Blue and Red States are Divided on More Than Just Politics, September 28th, 2016

American Money BH

DS News recently sat down with Jeremy Sicklick, CEO and Co-Founder of HouseCanary, to discuss HouseCanary’s info-graphic which depicts the comparison of red states versus blue states in housing market indicators such as home values and the average income spent on housing as well as how this divide with grow looking into the future. HouseCanary notes in this research that since the last election in 2012, the U.S. housing market value has grown by $6 trillion, for a total value of $27 trillion.

Sicklick drives HouseCanary’s vision, strategy and growth to identify interesting and unique ways for leading corporations, investors and individual homeowners to use data to maximize their value in real estate. Sicklick was previously a Partner & Managing Director at The Boston Consulting Group where he helped leading real estate investors deploy billions in capital. Sicklick received his MBA from The Wharton School, and his BS in Accounting from the University of Southern California with highest honors.


With home values nearly double in blue states than in red states, what is causing such a heavy split?

What you’ll find is a lot of the blue states are really on the coast. On those coasts there are some very large cities (on the west coast Seattle, San Francisco, Los Angeles, Portland). All of these cities, for example, are bordered by water and mountains. What you have is the combination of high, great jobs and limited supply. You can only build so much. There’s not that much land to build out anymore. The combination, along the west coast and then on the eastern seaboard and even Florida, job centers with limited land. That’s what drives land values up and home prices up significantly.


What are the factors driving those in blue states to spend more of their income on housing compared to those in red states?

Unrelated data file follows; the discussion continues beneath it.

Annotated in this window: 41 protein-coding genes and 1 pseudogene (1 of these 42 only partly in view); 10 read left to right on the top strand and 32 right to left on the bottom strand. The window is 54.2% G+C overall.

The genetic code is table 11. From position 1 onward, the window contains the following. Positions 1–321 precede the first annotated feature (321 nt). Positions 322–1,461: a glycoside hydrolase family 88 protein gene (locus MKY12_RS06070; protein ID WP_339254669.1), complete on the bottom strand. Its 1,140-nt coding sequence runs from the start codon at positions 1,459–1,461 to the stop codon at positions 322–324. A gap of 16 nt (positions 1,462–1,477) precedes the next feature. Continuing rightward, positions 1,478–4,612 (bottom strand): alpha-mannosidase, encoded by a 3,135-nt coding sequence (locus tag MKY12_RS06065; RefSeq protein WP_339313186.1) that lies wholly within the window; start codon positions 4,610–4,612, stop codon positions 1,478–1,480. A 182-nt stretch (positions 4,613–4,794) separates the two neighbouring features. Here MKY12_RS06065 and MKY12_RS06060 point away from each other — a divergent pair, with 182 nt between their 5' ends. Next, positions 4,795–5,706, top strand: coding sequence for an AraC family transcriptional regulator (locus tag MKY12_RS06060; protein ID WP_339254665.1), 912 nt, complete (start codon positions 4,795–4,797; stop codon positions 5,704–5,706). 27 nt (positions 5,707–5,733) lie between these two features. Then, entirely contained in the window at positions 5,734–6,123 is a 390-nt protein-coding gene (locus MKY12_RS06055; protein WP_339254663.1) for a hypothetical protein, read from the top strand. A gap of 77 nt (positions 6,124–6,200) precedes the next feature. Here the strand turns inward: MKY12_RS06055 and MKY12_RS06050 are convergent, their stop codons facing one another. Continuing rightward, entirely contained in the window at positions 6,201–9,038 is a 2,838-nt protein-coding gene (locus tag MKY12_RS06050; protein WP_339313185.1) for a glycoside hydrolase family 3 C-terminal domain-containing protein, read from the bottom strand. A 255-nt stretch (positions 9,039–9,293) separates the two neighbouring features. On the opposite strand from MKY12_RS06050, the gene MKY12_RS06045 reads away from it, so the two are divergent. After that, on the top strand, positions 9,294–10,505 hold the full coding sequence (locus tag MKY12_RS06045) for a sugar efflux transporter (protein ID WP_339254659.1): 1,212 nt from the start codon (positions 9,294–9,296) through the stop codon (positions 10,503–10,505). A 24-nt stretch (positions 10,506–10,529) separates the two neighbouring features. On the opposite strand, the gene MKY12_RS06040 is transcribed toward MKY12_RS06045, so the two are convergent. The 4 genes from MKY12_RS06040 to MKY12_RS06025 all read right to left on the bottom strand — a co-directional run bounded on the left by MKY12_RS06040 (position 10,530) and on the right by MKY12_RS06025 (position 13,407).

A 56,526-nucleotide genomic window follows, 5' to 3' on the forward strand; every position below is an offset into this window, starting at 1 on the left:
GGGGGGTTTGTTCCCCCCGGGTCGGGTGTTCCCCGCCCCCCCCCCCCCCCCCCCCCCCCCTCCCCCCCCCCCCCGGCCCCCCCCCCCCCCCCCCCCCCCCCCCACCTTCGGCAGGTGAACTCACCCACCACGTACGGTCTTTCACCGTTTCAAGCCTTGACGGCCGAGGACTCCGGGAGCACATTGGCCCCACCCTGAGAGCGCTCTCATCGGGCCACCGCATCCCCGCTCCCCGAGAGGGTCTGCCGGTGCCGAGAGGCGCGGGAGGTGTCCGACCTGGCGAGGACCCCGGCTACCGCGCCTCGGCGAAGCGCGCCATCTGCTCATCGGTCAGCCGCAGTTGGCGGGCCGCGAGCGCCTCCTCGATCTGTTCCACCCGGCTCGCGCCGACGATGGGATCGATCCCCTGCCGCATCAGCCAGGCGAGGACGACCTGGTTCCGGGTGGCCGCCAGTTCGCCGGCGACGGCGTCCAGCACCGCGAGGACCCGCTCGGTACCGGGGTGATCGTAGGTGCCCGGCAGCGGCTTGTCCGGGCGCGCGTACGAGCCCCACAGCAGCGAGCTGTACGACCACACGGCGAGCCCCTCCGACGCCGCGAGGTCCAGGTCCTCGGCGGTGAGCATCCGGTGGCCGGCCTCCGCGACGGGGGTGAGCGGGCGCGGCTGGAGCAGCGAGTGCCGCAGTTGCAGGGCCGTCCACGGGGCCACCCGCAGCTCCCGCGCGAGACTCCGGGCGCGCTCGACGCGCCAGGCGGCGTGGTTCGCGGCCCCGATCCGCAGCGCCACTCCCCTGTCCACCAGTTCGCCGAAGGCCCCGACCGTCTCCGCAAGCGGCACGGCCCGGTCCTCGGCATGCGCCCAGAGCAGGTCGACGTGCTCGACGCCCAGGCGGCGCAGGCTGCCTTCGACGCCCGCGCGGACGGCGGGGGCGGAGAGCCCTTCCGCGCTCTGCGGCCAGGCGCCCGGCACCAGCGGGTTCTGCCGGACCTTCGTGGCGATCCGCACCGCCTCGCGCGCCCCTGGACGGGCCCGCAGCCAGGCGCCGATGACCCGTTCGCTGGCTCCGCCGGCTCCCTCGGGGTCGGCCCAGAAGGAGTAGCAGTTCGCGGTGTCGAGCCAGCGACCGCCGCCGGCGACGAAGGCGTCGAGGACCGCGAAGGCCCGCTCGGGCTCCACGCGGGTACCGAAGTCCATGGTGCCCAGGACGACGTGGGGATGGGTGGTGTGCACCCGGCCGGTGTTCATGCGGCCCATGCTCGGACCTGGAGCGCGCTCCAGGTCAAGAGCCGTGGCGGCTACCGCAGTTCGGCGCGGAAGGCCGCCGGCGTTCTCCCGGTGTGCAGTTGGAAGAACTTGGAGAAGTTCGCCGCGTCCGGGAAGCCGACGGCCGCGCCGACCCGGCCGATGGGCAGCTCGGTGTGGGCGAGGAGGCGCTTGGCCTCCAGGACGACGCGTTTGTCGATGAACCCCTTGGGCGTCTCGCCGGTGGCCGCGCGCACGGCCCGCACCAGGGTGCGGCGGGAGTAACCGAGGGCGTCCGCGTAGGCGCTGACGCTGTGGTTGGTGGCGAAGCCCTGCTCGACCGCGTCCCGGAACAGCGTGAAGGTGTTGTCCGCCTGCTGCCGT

What we find is while the incomes are higher in some of these major power center cities, the cost of either home ownership or rent is also significantly higher. I was just comparing the average rents for a single family residence down the street from us here in San Francisco and it’s over $6,000, while looking at a really nice area in and around the Dallas area, the suburb of Plano, is $1,800 for an average single family home. That highlights the difference that we’re seeing.


What impact might these comparisons have on which candidate voters in these states support?

I think there’s something very broad and interesting that’s happening. We don’t know exactly how this is going to affect the presidential election. With this research, all we were really trying to do was say “there’s this massive divide that’s happening, why is that.” When we looked at it we asked, “Why look at this through the lens of real estate?” Our view was real estate is a majority of Americans’ net worth.

What we were really curious about was whether we could view some of this divide that we’re seeing between red states and blue states through the lens of real estate and the wealth creation that people had. I think it probably answers some of what we’re seeing with the increasing difference in class and wealth but TBD on how that actually impacts the presidential election.

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